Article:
A Certain Age

Colonial Jakarta through the Memories of Its Intellectuals

A Certain Age

a John Hope Franklin Center Book

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Book Pages: 328 Illustrations: 6 illustrations Published: April 2010

Author: Rudolf Mrázek

Anthropology > Cultural Anthropology, Asian Studies > South Asia, Postcolonial and Colonial Studies

A Certain Age is an unconventional, evocative work of history and a moving reflection on memory, modernity, space, time, and the limitations of traditional historical narratives. Rudolf Mrázek visited Indonesia throughout the 1990s, recording lengthy interviews with elderly intellectuals in and around Jakarta. With few exceptions, they were part of an urban elite born under colonial rule and educated at Dutch schools. From the early twentieth century, through the late colonial era, the national revolution, and well into independence after 1945, these intellectuals injected their ideas of modernity, progress, and freedom into local and national discussion.

When Mrázek began his interviews, he expected to discuss phenomena such as the transition from colonialism to postcolonialism. His interviewees, however, wanted to share more personal recollections. Mrázek illuminates their stories of the past with evocative depictions of their late-twentieth-century surroundings. He brings to bear insights from thinkers including Walter Benjamin, Bertold Brecht, Le Corbusier, and Marcel Proust, and from his youth in Prague, another metropolis with its own experience of passages and revolution. Architectural and spatial tropes organize the book. Thresholds, windowsills, and sidewalks come to seem more apt as descriptors of historical transitions than colonial and postcolonial, or modern and postmodern. Asphalt roads, homes, classrooms, fences, and windows organize movement, perceptions, and selves in relation to others. A Certain Age is a portal into questions about how the past informs the present and how historical accounts are inevitably partial and incomplete.


A Certain Age is a must for all who want to experience Indonesia’s colonial past through its intellectuals.” — Fridus Steijlen, Asian Studies Review

“By interweaving Indonesian memories with the insights of European avant-garde intellectuals such as Benjamin, Le Corbusier, and Proust [Mrazek] invites us to reflect us on the nature of modernity itself, to reconsider it from the perspective of a coloniality that he sees as often anticipating the metropole.” — Andrew J. Abalahir, Southeast Asian Studies

“Listen . . . as Mrazek certainly did, to the gentle, humorous and often wise and reflective voices of his Indonesian informants. Often recorded sitting on verandahs, against a background of street noise, their memories, but also their views at the end of their long lives, are worth hearing.” — Susan Blackburn, Inside Indonesia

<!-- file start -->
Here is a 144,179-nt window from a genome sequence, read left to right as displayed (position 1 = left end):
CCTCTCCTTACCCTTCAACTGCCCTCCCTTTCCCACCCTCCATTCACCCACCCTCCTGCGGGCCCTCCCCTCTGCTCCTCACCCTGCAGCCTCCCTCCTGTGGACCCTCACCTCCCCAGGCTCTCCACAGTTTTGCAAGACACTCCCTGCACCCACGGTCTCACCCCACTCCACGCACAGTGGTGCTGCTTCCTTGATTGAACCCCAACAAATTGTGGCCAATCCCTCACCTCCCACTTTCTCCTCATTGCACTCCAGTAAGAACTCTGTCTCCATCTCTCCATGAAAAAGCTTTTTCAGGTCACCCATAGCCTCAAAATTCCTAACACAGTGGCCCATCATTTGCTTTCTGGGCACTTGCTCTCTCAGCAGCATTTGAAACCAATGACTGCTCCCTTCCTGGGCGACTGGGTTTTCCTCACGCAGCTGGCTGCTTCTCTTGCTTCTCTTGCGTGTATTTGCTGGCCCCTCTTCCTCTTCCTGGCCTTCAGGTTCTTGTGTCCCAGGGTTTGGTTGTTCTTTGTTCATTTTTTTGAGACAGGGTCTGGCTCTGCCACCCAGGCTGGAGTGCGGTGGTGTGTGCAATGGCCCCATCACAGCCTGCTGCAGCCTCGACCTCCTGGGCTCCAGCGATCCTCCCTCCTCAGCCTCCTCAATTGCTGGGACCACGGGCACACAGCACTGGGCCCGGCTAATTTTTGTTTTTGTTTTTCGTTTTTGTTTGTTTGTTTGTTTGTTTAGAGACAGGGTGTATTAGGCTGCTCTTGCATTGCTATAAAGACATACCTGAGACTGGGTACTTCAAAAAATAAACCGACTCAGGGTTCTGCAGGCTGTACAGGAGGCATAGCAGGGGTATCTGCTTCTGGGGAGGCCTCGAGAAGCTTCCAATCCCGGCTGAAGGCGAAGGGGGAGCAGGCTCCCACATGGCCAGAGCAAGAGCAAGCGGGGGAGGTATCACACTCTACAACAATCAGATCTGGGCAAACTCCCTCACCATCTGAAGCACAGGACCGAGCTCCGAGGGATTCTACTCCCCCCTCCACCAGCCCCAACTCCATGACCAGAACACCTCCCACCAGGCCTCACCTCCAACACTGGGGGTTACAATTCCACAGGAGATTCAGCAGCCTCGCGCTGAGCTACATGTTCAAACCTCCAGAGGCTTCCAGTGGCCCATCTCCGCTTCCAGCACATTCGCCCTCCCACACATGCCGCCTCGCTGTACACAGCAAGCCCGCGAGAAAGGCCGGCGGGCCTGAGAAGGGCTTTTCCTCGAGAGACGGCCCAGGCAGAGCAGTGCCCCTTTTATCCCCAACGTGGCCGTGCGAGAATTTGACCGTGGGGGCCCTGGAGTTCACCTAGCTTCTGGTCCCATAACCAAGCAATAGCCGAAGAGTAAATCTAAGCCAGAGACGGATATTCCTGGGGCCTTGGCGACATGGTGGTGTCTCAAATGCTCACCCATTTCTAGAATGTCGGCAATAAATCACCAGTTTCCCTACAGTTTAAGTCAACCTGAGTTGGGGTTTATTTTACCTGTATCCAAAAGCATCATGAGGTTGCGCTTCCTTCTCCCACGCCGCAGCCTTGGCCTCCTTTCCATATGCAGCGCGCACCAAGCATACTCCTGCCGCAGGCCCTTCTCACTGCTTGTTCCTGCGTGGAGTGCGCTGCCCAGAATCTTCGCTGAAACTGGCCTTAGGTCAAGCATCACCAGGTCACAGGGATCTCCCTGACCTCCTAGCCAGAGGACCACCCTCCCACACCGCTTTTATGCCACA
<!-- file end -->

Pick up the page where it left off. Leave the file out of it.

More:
“The book succeeds like no other before it in portraying the colony’s intellectual elites as contemporaneous with modern citizens of Europe and around the world. It is a generous book, involving the sharing of inspiring philosophical texts, literature, and memories, and lengthy quotations that do not simply illustrate analytical points, but animate social scenes.” — Matthew Isaac Cohen, Journal of Asian Studies

“This is but the latest in a series of strong writings by Mrázek on Indonesia; he is certainly accomplished in the field. . . . [A] carefully crafted work. . . .” — Howard Federspiel, Indonesia

“In juxtaposing Indonesian and European voices from the 1930s to the 1990s, Rudolf Mrázek compels us to reconsider the unsettling because of contemporaneous origins and effects of modernity in the colony and metropole alike. In his highly textured and brilliantly edited interviews with aging urban revolutionaries, he shows how remembering the past entails recalling its traces archived and activated in voices animated by the noise of the street and the neighborhood, the music of salons and cinemas, the stuttering bursts of translations and trains, the routine hum of prison camp and classroom. They thus convey the force of a certain history that remains bound to yet irreducible to narration and analysis.” — Vicente Rafael, author of The Promise of the Foreign: Nationalism and the Technics of Translation in the Spanish Philippines

“In this original and very exciting work Rudolf Mrázek offers a stimulating way of thinking about historiography and a radical departure from the ways ‘we in the field’ are used to thinking and talking about the history of Indonesia. A rich text, resistant to generalizations, A Certain Age is evocative, moving, personal, disruptive, and subversive. It is a must-read.” — Henk Maier, author of We Are Playing Relatives: A Survey of Malay Writing


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Author/Editor Bios Back to Top

Rudolf Mrázek is Professor of History at the University of Michigan. He is the author of several books, including Engineers of Happy Land: Technology and Nationalism in a Colony; Sjahrir: Politics and Exile in Indonesia, 1906–1966; and Bali: The Split Gate to Heaven.

Table of Contents Back to Top
Preface: Promenades ix

Technical Note xv

1. Bypasss and Flyovers 1

2. The Walls 25

3. The Fences 73

4. The Classroom 125

5. The Window 187

Postscript. Sometimes Voices 235

Notes 253

Bibliography 293

Index 303
Sales/Territorial Rights: World

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Additional InformationBack to Top
Paper ISBN: 978-0-8223-4697-5 / Cloth ISBN: 978-0-8223-4685-2
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